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  1. #1
    RoadBikeReview Member
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    Entry Level SS/Fixed - Top 5 affordable/quality mix

    Hi all. Been a long time since I posted on RBR. Wife and I had a baby 4 years ago and I got a job with no shower/bike locker setup so my riding days dwindled to mainly mountain biking on the weekend and running during the week because it was convenient.

    Good news. My company moves into a new building next week with SHOWERS and secure area to lock up bikes!!!! My old road bike is an entry level Bianchi Brava (Sora components anyone! - hey it was affordable) with 10,000 miles on it and I am due for a new bike. A few years back I built up a SS mtn bke that I love riding.

    So I want to buy a new SS/Fixed gear bike for commuting as an XMAS present!!! I want to buy new and keep it under or around $700. I suspect building up from scratch will be expensive and I don't have many misc. road parts laying around.

    I am looking for advice for your top 3-5 most affordable SS/fixed gear bikes that are also of decent quality. I would like to put a rack on the back for commuting (tried bike bag in past, didn't like it), and while I suspect I will keep it SS, a flip-flop hub to tried fixed gear would be nice.

    I did some searching of posts here last night and two bike appear to standout in the forums:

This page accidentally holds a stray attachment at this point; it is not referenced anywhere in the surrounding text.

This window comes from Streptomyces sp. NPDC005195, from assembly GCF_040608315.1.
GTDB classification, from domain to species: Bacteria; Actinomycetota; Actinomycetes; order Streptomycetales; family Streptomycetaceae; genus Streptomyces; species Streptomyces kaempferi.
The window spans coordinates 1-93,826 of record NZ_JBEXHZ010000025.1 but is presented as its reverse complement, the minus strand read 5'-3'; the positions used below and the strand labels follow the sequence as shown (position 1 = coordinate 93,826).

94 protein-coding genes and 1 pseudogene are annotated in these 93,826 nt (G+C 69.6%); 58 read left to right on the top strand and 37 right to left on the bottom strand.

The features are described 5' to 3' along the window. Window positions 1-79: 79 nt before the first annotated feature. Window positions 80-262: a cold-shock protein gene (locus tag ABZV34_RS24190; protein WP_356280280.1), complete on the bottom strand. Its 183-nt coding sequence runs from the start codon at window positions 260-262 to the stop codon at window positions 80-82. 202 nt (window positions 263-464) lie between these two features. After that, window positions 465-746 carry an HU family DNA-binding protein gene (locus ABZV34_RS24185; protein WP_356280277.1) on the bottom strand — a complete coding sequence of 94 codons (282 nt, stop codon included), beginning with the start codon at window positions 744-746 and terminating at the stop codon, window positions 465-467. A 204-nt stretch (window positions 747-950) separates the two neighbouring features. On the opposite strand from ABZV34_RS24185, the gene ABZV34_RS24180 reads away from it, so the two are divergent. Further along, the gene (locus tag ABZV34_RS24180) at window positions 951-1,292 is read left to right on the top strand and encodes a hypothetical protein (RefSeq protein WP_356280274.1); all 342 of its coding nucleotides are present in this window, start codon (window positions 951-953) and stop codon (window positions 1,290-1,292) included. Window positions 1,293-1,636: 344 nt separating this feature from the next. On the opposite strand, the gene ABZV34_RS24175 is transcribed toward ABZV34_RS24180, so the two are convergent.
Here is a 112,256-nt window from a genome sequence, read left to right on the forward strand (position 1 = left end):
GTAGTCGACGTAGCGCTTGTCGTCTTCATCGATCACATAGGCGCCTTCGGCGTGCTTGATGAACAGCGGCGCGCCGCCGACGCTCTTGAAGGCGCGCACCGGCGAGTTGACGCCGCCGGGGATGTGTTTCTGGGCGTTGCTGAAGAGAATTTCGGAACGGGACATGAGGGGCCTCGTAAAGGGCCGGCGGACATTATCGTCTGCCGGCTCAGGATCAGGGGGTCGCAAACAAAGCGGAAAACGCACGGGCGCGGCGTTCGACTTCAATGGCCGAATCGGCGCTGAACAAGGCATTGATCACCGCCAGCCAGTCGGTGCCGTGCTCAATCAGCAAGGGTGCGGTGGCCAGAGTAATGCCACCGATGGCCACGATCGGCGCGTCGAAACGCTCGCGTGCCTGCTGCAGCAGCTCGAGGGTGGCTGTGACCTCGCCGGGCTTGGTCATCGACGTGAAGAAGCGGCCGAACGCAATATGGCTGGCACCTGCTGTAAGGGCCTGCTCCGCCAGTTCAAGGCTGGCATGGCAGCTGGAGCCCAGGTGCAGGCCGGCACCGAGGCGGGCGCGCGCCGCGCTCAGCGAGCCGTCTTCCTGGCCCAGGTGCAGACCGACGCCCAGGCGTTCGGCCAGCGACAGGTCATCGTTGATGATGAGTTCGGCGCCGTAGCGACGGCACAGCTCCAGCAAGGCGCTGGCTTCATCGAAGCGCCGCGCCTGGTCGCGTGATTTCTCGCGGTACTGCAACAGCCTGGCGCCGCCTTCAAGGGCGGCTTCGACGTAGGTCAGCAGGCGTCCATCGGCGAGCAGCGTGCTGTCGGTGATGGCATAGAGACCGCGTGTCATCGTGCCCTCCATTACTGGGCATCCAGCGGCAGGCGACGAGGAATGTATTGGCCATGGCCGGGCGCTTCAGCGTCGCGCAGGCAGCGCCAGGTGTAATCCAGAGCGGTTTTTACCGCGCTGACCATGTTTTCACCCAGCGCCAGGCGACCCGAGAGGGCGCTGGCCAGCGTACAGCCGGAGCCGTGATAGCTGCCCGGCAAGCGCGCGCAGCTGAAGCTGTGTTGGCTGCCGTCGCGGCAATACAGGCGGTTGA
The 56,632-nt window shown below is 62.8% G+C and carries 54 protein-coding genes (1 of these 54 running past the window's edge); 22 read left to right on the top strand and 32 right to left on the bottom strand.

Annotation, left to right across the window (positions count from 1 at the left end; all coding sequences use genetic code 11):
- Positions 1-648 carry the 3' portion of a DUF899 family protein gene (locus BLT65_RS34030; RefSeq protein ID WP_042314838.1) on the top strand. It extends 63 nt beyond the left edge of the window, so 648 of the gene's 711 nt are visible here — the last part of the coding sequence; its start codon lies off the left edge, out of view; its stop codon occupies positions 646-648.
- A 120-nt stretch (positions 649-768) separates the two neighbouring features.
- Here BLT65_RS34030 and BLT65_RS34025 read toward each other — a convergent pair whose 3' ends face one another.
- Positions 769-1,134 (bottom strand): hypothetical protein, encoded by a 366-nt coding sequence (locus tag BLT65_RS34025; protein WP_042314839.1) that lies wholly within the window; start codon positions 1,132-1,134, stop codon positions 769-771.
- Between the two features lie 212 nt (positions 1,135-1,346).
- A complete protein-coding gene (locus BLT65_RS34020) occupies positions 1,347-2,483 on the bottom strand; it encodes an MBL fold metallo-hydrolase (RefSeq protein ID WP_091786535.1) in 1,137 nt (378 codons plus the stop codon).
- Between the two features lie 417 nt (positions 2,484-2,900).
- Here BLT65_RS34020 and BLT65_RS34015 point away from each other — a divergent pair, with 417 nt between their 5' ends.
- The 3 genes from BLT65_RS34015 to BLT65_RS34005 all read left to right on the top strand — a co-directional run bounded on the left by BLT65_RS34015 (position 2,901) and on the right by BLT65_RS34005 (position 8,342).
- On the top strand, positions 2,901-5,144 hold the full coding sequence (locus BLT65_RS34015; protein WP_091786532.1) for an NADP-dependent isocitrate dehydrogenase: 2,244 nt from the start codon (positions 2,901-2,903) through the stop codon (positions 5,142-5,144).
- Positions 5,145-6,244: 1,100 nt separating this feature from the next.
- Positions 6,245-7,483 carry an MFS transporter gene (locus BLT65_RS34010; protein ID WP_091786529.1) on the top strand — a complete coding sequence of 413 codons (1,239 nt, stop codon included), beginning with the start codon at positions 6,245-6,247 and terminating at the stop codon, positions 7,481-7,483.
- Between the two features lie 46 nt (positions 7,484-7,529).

- Schwinn Madison
    - Bianchi San Jose

    Any bad things to say about either one above, or others you can recommend. I understand the Madison does NOT have rack mounts so that may be out. I hate to try a rack mount that attaches to the seat post as those are heavy and flimsy in my experience. It also looks the the San Jose is SS only, no fixed gear option.

    As of right now I am leaning towards the Bianchi, but my info is limited. Also, not sure this is important, but on my MTN bike SS, I am running 32:18 gearing. I live in San Diego - lots of hills on the trails and the roads. I can make most of the hills at that gearing. I am thinking 42:16 or 42:17 for a road bike. I went for a road ride yesterday and run a 42 front ring. I tried to stay in the 17 in the back most of the day and for the most part succeeded, but did downshift a few times. Some of the hills were a ***** but I didn't walk at all.

    Looking for any advice, input on what else I might want to consider and why.

    Thanks.

    PS - darn, only one post! All my old posts must have been wiped out when they upgraded the forum software. It has been a good 4 years since I posted I am sure, but my username and password still seem to work. Odd.

  2. #2
    Baltic Scum
    Reputation: seeborough's Avatar
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    Quote Originally Posted by Nickel II
    Hi all. Been a long time since I posted on RBR. Wife and I had a baby 4 years ago and I got a job with no shower/bike locker setup so my riding days dwindled to mainly mountain biking on the weekend and running during the week because it was convenient.

    Good news. My company moves into a new building next week with SHOWERS and secure area to lock up bikes!!!! My old road bike is an entry level Bianchi Brava (Sora components anyone! - hey it was affordable) with 10,000 miles on it and I am due for a new bike. A few years back I built up a SS mtn bke that I love riding.

    So I want to buy a new SS/Fixed gear bike for commuting as an XMAS present!!! I want to buy new and keep it under or around $700. I suspect building up from scratch will be expensive and I don't have many misc. road parts laying around.